sanctuary in Hadassah hospital[2]There are few places in the world where the Jewish people are not part of history in some way.  Visiting Jewish sites when traveling is a great way of seeing how our people and faith are part of a global phenomenon.  Travel to Israel brings this to the next level allowing us to walk the path of our ancestors.  Traveling to Israel with NVHC is even more powerful.  NVHC now has a tradition of congregational trips to Israel, three trips in six and a half years – summer 2006, spring 2011 and winter 2012.

Thoughts from Israel Trip Participants

Henry Chadwick related several things that made him feel connected to Israel:

The vibrant, prosperous, high-tech life of Tel Aviv, which reminded me of California.  The Mediterranean coastline, which reminded me of Italy. The beautiful Baha’i Gardens in Haifa. The view looking out from a highway rest stop on the Golan Heights looking out over the demilitarized zone into Syria, which looked so peaceful, but knowing that within a few miles there was desperate fighting going on with death and misery. The map handed out by the guides that made no distinction between Israel and the West Bank. Observing a Shabbat service in an Armenian restaurant in the Old City with a Christmas tree in the dining room. The guide, Mordi, seeing a tour bus full of Nigerians and greeting them in their own language, and breaking out into a Nigerian dance.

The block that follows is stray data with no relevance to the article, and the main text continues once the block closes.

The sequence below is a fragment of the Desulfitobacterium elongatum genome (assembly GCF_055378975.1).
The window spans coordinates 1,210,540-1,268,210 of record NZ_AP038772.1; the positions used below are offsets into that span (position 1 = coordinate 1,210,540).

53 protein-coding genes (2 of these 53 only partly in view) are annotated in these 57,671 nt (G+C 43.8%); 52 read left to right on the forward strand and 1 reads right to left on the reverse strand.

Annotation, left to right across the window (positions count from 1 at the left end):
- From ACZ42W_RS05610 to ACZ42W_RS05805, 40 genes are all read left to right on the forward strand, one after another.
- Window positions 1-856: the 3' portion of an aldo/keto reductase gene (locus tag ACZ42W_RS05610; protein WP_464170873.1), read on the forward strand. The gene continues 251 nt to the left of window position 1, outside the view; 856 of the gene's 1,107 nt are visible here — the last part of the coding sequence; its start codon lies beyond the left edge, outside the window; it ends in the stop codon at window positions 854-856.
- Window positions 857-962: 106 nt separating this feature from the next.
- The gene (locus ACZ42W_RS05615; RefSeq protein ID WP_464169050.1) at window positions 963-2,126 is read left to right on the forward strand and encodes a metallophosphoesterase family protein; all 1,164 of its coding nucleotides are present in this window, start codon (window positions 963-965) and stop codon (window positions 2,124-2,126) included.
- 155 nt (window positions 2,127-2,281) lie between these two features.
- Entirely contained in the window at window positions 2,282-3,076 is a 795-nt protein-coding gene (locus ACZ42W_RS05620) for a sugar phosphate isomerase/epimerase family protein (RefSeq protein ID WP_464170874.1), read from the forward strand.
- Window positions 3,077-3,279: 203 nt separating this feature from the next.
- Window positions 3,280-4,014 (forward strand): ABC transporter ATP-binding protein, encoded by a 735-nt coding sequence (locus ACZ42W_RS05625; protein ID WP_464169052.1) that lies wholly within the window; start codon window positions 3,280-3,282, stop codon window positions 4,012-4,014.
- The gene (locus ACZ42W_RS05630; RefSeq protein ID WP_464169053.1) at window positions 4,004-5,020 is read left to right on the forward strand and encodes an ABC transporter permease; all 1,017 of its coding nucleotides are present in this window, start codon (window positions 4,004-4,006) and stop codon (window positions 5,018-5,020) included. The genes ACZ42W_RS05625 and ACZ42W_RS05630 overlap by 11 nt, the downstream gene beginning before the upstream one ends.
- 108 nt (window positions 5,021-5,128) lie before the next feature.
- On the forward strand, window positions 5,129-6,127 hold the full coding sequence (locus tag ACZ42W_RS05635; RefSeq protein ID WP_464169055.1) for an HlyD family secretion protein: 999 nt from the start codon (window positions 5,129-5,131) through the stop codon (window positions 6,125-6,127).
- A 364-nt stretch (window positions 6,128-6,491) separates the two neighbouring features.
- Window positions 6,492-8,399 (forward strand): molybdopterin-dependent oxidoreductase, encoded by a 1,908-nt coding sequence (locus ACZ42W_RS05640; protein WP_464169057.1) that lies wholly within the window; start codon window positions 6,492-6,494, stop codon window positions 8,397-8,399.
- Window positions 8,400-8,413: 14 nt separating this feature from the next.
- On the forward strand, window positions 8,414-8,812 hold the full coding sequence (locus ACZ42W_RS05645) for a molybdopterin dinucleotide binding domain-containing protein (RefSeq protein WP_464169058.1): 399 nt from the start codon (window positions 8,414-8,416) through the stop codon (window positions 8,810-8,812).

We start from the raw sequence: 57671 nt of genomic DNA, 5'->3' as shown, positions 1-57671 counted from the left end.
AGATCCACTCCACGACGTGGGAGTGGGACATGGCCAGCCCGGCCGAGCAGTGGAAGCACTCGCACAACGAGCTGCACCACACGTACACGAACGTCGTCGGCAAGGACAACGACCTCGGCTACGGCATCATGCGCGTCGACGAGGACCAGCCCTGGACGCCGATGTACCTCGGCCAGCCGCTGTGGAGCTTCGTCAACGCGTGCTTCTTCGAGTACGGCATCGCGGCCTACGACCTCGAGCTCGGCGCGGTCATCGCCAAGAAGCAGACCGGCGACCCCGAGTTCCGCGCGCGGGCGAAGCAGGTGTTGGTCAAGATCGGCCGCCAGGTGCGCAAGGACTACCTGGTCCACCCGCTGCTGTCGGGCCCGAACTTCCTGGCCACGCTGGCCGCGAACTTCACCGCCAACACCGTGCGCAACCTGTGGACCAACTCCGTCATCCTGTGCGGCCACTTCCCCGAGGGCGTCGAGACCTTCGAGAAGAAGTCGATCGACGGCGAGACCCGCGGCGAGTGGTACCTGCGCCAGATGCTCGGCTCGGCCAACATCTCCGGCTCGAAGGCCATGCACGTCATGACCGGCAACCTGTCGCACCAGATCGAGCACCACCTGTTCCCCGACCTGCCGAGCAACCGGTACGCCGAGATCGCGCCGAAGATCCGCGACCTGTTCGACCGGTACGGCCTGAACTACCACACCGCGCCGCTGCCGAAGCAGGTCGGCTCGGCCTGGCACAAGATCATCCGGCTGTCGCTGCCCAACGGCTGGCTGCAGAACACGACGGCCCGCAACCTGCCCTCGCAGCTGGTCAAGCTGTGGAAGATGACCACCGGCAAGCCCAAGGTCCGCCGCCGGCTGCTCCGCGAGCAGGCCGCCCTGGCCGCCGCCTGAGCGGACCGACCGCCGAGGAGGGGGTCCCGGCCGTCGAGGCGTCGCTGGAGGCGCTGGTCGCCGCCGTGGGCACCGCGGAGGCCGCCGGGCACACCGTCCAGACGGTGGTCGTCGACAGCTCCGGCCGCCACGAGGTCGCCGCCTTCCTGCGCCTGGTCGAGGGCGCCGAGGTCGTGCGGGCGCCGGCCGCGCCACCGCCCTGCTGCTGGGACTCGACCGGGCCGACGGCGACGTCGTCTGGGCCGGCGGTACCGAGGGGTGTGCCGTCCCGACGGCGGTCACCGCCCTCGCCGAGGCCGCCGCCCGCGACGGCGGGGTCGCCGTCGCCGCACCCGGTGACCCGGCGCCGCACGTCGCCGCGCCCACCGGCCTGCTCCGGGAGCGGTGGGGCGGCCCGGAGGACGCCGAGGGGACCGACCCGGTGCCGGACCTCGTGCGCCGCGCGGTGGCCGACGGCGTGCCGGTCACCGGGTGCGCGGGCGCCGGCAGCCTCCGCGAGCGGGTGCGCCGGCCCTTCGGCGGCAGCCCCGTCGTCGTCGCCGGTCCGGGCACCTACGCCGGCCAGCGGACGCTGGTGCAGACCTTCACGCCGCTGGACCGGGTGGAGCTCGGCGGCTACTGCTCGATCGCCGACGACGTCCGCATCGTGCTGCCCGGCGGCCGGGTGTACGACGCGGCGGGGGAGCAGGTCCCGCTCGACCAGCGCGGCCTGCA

Historical site in Israel

Kay Menchel shared this:

I was not born Jewish, so I did not grow up hearing “next year in Jerusalem!” the way my husband did, and if Israel was ever discussed in my childhood it was in the context of (Christian) religious education lessons.  I expected to be interested in the history and culture of Israel, but I was completely blindsided by the emotional impact; it was a deeply moving experience for me.  It is a cliché (but then clichés are all based in truth) to say that I truly understood that I had chosen to be part of something much bigger, but that’s what happened.  On our first Shabbat in Israel we watched the sunset over the Negev Desert from Ben Gurion’s tomb.  We gathered in a circle, holding hands with the members of the Kiriat Ono congregation, and sang and prayed together.  It was overwhelming; a feeling of concentric circles of connectedness – our NVHC community, the wider circle of the Kiriat Ono community, and ultimately, an affinity with all the amazing people we met in Israel.